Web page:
Leon Klinghoffer, Simon Weil, the Little Match Girl... the list of surrogate Lambs of God remembered in contemporary musical treatments of the Passion keeps growing--along, alas, with the list of candidates. Trayvon Martin, anyone? Philando Castile? Little Alan Kurdi, all of three years old, face down on a Turkish beach? The Orlando 49? Considering Matthew Shepard, Craig Hella Johnson's new oratorio, for chamber orchestra, chorus, and soloists, commemorates the gay University of Wyoming freshman beaten insensate and lashed to a wood buck fence outside the town of Laramie on the night of October 6, 1998.
It feels like only yesterday. The facts of the crime—widely reported, and traced with exquisite care in Moisés Kaufman's well-traveled docudrama The Laramie Project—have lost none of their power to horrify, but horror is not on Johnson's agenda. Instead, he aims to memorialize without mourning, to dispel the nightmare without enduring it first. As his opening gambit, he appropriates the C major prelude from Book 1 of Bach's Well-Tempered Clavier, the scaffold over which Gounod draped his velvety "Ave Maria." Starting from this place of serenity, Johnson really has nowhere to go.
At nearly two interminable hours, his score subsumes a salad of historical styles from chant to blues by way of cowboy songs into a flow that in the writing and in the execution is relentlessly soothing, mellow, chilled-out, and sincere. Though acoustic, the instrumentals by the excellent eight-piece chamber ensemble sound hazy and synthesized. Strictly speaking, the labels Easy Listening and New Age may not apply, but that's the vibe, flooding the mind with sweetness and vigil candlelight.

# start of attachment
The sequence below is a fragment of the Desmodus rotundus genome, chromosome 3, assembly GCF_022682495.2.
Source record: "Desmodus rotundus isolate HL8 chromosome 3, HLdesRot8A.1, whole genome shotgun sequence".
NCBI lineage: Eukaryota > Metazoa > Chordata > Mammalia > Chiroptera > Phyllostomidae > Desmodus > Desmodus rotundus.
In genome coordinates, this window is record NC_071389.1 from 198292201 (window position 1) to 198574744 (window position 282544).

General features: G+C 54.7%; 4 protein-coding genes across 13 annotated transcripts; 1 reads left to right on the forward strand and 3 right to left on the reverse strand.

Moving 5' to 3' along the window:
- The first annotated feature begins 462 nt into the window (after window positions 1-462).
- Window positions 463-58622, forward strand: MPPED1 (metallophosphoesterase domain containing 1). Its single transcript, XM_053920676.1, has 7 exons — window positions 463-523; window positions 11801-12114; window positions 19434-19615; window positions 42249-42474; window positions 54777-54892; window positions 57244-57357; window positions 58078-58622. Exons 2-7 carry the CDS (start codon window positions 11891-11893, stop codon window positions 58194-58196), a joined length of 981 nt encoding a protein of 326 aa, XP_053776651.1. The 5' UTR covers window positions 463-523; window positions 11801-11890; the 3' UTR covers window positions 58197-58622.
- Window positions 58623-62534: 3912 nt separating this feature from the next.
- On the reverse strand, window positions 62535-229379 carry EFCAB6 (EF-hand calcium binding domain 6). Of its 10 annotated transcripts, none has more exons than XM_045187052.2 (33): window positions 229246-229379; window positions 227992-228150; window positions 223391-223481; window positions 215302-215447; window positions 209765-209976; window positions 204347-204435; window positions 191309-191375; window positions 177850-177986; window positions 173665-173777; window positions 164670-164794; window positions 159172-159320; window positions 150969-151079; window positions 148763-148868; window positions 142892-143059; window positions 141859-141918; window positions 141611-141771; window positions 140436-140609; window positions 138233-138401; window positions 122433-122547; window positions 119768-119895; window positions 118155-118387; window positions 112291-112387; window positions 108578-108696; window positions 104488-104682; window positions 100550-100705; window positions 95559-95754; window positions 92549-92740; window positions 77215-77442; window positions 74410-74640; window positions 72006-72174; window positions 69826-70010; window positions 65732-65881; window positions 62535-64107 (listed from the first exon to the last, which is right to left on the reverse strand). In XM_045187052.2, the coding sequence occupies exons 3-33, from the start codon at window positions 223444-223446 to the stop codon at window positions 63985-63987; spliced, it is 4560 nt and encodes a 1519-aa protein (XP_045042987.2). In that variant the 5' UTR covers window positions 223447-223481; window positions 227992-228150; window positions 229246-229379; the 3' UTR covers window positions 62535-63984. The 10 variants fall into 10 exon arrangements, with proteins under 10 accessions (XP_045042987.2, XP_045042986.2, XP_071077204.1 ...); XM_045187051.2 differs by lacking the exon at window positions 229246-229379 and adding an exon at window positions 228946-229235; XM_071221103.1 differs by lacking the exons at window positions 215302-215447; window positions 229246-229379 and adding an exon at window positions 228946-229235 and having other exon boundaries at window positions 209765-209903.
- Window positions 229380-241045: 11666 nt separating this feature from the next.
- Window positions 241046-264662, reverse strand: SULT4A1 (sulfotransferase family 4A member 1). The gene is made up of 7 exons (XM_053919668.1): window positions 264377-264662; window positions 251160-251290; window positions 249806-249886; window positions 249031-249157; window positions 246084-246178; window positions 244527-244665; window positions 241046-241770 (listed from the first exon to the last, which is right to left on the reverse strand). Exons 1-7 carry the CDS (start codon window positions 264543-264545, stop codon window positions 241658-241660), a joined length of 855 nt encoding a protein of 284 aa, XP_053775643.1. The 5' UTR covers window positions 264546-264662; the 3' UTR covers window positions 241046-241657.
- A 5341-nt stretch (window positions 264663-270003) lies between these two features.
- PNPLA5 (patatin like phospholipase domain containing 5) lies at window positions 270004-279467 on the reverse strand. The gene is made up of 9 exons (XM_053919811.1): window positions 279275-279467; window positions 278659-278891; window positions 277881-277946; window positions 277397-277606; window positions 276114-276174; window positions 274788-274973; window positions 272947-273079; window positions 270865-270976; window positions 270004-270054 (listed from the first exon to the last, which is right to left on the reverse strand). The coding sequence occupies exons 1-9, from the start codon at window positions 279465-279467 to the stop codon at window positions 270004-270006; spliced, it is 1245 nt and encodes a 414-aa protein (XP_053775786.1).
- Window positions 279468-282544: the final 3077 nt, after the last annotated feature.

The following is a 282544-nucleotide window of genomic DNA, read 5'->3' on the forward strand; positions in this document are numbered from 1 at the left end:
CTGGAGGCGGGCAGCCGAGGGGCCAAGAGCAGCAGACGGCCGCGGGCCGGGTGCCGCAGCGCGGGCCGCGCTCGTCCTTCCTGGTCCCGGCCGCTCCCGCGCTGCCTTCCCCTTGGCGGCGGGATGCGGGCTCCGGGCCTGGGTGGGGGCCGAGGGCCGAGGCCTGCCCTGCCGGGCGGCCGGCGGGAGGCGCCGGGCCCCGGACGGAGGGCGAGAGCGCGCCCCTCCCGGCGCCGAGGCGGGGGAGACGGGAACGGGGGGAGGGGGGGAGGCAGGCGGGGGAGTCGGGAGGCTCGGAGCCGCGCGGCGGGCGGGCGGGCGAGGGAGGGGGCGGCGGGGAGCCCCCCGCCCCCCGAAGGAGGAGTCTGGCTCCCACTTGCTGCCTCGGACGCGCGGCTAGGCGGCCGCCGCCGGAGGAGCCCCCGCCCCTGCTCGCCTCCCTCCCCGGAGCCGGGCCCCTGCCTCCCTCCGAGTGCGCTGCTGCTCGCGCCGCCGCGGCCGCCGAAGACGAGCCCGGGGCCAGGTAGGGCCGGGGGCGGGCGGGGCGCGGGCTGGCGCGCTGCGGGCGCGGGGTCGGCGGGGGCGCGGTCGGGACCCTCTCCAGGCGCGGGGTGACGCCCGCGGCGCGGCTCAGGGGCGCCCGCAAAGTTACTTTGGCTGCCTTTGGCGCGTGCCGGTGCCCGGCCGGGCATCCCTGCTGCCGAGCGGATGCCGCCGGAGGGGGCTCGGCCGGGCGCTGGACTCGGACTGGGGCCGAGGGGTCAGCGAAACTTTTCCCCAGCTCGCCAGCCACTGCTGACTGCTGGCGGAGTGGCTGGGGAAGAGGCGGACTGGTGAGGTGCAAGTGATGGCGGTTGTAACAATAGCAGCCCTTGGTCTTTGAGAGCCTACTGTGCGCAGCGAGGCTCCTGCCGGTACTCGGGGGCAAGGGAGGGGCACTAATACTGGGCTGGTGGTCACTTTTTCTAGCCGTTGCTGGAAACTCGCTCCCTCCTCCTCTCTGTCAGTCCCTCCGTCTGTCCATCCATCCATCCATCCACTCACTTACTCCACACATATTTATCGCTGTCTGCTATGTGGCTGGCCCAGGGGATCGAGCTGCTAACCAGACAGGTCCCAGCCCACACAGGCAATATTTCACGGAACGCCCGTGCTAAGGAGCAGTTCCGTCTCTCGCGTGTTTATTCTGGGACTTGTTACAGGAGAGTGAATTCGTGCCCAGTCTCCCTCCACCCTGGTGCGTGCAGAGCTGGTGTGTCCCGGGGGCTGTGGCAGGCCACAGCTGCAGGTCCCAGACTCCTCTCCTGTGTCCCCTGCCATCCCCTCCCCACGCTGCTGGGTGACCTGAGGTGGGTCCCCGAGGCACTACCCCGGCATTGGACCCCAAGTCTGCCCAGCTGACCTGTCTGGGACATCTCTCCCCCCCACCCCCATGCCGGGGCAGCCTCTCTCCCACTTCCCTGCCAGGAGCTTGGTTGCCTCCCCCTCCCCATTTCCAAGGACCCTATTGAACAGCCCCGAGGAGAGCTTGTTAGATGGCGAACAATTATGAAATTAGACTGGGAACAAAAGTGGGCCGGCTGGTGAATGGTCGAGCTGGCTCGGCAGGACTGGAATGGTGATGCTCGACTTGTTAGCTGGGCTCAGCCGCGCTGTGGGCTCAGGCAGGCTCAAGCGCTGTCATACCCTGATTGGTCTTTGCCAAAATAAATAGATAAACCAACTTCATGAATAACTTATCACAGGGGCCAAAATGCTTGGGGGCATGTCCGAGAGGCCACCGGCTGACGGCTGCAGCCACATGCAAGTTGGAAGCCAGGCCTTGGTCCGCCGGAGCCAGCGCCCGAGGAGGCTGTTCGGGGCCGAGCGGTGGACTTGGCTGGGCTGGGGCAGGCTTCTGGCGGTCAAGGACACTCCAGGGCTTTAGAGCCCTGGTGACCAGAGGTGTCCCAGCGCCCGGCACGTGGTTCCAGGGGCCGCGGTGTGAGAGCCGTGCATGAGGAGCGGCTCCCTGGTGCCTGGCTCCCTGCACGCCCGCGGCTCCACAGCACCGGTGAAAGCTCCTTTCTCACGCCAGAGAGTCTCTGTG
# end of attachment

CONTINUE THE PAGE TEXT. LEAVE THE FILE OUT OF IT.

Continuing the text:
The eclectic text stitches together journal entries of Shepard's with statements from his parents and the composer, as well as poetry few will recognize by Lesléa Newman, Hafiz, Hildegard von Bingen, and Michael Dennis Browne. Flat, expository passages in the style of a news report are spoken more in sorrow or even denial than in anger.
The temperature rises slightly in the demonstrations at Shepard's funeral and the trials of his killers, nervously underscored by the light pulse of a drum. The interjections "Kreuzige, kreuzige!" (repeated in English as "Crucify, crucify!") are lifted from Bach's St. John Passion. How apt is the allusion? At this point in the proceedings, not very, but what mostly torpedoes the passage is the aura of tea at the vicarage. "A boy who takes a boy to bed?" the protesters murmur. "Where I come from that's not polite."
Johnson is hardly the first to morph Matt Shepard into a Christ figure. At first the U.W. freshman who fell off his bike and found Matt on the fence mistook the dying body for a scarecrow, not so far from the picture of crucifixion the assailants almost certainly had in mind. Until the fence came down, compassionate folk from far and near flocked to it like pilgrims, gathering splinters like relics of the cross.
Absent the enactment and enforcement of stronger protections against hate crimes, the canonization undertaken in Considering Matthew Shepard may strike more listeners than me as ritual nobly intended but futile, smothering us with comforts for fear of inflicting pain. That said, the performance is above reproach. Johnson's Austin-based choral ensemble goes by the Latin name Conspirare ("to breathe together"), styling itself "a company of voices." No question about it: the artists maintain the uncompromising standards of intonation, clarity, and transparency they must be aiming for. Among them, I would single out the alto Laura Mercado-Wright, who shines in "Keep it Away From Me," a more distinctive track than most.